Addendum from ED Admin:
There is no change to the current admission process on the part of the ED provider.  The change is related to the way medicine will assign admitted patients to their service.

Trauma Ultrasound

For Ultrasound in Trauma –

  • Place patient Baxter number, provider user ID and attending user ID
  • Complete POCUS study
  • Place order in Epic
  • Open Q-path
  • Find Baxter ID and replace with patient MRN
  • Document Study

E-Prescribing now mandated 100% of the time and other tips on filling prescriptions at Elmhurst.

As a summary of the below corporate email –

1) E-Prescribe 100% of your discharge prescriptions.

2) You can E-Prescribe to the Elmhurst pharmacy which is open 8am-4pm M-Fri (closed weekends and holidays)

3) If a patient cannot fill a prescription from a community pharmacy after-hours; E-prescribe the medication to the Main Pharmacy then call them and let them know the script has been sent to their queue  and ask them fill at least the minimum needed prescription for a safe discharge.   The AOD can then be contacted to pick up the script.

——

 

As of today our e-prescribing waiver has expired, which means that all prescriptions must be transmitted to pharmacy electronically.

Electronic prescriptions for non-insured patients may be send to the facility’s Outpatient Pharmacy, which is open from  8:00 a.m. to 4:00 p.m., Mon – Friday (closed on weekends and holidays). During off hours, e-Rxs need to be transmitted to community drugstores and patients need to be advised accordingly. In urgent situations (when a patient is uninsured, must have his prescription filled and cannot access a community drugstore), the Main Pharmacy pharmacist can process the prescription from 4:00 to 11:30 p.m. provided:

  1. An e-Rx is transmitted to the facility’s Outpatient Pharmacy
  2. A phone call is made to alert the pharmacist that a prescription was send to his queue
  3. Arrangements are made for picking-up and signing off the medications internally (via the AOD) as Main Pharmacy is not equipped to handle patients  and patient’s bags cannot be sent via the pneumatic tube.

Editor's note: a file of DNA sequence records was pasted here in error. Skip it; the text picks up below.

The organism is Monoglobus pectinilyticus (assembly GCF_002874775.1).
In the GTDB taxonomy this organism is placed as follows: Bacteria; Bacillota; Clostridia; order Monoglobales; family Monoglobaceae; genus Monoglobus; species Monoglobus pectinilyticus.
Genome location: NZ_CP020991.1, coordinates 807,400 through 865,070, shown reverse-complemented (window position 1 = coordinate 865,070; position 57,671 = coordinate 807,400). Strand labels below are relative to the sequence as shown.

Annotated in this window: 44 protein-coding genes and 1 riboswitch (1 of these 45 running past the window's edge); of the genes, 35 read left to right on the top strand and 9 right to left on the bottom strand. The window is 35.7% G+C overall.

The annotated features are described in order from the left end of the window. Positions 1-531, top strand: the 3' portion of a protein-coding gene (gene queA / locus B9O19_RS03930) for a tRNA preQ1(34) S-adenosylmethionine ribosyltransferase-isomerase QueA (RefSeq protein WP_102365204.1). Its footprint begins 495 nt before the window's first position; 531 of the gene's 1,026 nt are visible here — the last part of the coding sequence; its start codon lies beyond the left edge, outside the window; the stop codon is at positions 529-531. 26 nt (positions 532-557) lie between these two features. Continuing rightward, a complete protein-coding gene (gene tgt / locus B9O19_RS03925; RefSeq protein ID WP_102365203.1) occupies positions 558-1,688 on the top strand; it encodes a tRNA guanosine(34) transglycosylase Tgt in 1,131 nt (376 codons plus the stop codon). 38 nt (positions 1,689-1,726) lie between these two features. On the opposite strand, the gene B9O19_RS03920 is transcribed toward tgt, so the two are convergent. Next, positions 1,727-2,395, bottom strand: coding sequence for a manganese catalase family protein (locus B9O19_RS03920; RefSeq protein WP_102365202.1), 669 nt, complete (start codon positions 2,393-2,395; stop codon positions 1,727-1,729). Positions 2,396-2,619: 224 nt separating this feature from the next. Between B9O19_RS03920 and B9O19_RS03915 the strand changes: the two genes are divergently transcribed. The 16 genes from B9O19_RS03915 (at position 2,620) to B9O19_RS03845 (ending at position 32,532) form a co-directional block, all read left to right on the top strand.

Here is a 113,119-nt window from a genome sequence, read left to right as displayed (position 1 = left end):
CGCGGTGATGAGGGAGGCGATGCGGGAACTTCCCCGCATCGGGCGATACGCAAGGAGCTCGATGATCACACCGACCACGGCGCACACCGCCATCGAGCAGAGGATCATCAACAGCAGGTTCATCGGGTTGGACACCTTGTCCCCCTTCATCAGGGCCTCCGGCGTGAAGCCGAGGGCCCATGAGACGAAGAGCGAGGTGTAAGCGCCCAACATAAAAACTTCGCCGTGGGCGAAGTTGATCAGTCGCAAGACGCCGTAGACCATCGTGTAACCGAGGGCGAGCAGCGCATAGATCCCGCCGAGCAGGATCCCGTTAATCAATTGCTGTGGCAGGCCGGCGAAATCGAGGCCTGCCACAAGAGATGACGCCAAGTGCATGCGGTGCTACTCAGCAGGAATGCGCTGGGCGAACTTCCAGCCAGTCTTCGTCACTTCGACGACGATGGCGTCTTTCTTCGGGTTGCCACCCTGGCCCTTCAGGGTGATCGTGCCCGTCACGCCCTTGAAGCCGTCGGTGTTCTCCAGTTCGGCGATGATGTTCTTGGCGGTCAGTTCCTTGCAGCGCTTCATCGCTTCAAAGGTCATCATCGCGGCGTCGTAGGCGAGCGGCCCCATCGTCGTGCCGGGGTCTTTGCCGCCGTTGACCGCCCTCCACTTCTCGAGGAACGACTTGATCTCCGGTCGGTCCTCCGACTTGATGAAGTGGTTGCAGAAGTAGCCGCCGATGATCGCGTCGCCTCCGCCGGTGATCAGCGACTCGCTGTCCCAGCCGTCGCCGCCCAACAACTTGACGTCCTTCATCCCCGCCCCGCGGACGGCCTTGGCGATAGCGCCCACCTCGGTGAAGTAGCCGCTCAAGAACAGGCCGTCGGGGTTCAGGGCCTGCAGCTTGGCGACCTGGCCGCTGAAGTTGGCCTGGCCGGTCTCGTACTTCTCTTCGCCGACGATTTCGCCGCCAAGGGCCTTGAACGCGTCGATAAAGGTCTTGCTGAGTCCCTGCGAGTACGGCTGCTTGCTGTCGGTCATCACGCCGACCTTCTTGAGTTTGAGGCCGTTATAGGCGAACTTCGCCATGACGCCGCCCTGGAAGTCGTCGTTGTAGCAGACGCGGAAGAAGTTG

Effective tomorrow, in order to comply with NYS law, we’ll have to discontinue the OPD med cart (see attached) and also remove from Pyxis  the percocet packaged for outpatient use.

 

Please share this info with appropriate staff

Alcohol levels in Trauma

ETOH level is needed for all Trauma Admissions (Activated and Non-Activated). 
 
a.       The ETOH level needs to be drawn on all activated trauma patients (Red and Yellow) at the time of ED arrival.
b.      For Non-Activated patients getting admitted with any Traumatic Injury, it needs to be added to the first specimen sent to lab, at the time decision to admit the patient is made. These patients can be in any area of the ER
c.       It must be drawn on all >=15 year old patients (even if it’s likely to be irrelevant).
 
Please see attached SBIRT policy, which clearly states:
 
Alcohol levels will be drawn for all activated trauma patients (>=15 years of age).  Alcohol level will be added to the serum specimens drawn upon ED arrival on non-activated trauma patients admitted to the hospital.
 

Psychiatry Consults

Providers – please be sure to place an order for psych consults.

This should be done whenever a psych consult is going to come to the ED to see a patient.

Dr. DePena-Nowak and Dr.Givre will be monitoring the time is takes from calling for the consults to transfer to CPEP.  We will be working together to improve communication and patient care between the ED and CPEP.   Let me know when you have any issues.

Dr.Givre